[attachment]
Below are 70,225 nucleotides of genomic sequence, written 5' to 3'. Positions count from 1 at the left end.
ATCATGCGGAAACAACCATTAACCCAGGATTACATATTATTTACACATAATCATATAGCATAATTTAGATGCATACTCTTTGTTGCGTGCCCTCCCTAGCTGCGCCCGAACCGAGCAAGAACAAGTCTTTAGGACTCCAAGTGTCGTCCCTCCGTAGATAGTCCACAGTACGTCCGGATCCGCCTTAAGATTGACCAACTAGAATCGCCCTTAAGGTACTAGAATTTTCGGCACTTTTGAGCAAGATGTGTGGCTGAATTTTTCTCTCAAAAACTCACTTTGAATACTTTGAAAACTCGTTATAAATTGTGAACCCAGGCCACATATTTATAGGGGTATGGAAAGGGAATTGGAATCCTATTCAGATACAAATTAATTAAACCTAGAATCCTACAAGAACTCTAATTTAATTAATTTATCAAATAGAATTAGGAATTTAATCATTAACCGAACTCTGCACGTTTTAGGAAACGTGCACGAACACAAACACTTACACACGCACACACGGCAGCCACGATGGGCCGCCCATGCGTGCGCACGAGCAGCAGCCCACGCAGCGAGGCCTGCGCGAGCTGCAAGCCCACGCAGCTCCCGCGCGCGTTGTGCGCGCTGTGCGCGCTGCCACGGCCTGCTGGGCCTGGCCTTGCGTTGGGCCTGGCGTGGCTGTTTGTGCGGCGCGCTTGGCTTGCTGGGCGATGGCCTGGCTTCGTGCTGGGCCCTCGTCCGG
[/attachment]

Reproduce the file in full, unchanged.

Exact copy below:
Below are 70,225 nucleotides of genomic sequence, written 5' to 3'. Positions count from 1 at the left end.
ATCATGCGGAAACAACCATTAACCCAGGATTACATATTATTTACACATAATCATATAGCATAATTTAGATGCATACTCTTTGTTGCGTGCCCTCCCTAGCTGCGCCCGAACCGAGCAAGAACAAGTCTTTAGGACTCCAAGTGTCGTCCCTCCGTAGATAGTCCACAGTACGTCCGGATCCGCCTTAAGATTGACCAACTAGAATCGCCCTTAAGGTACTAGAATTTTCGGCACTTTTGAGCAAGATGTGTGGCTGAATTTTTCTCTCAAAAACTCACTTTGAATACTTTGAAAACTCGTTATAAATTGTGAACCCAGGCCACATATTTATAGGGGTATGGAAAGGGAATTGGAATCCTATTCAGATACAAATTAATTAAACCTAGAATCCTACAAGAACTCTAATTTAATTAATTTATCAAATAGAATTAGGAATTTAATCATTAACCGAACTCTGCACGTTTTAGGAAACGTGCACGAACACAAACACTTACACACGCACACACGGCAGCCACGATGGGCCGCCCATGCGTGCGCACGAGCAGCAGCCCACGCAGCGAGGCCTGCGCGAGCTGCAAGCCCACGCAGCTCCCGCGCGCGTTGTGCGCGCTGTGCGCGCTGCCACGGCCTGCTGGGCCTGGCCTTGCGTTGGGCCTGGCGTGGCTGTTTGTGCGGCGCGCTTGGCTTGCTGGGCGATGGCCTGGCTTCGTGCTGGGCCCTCGTCCGG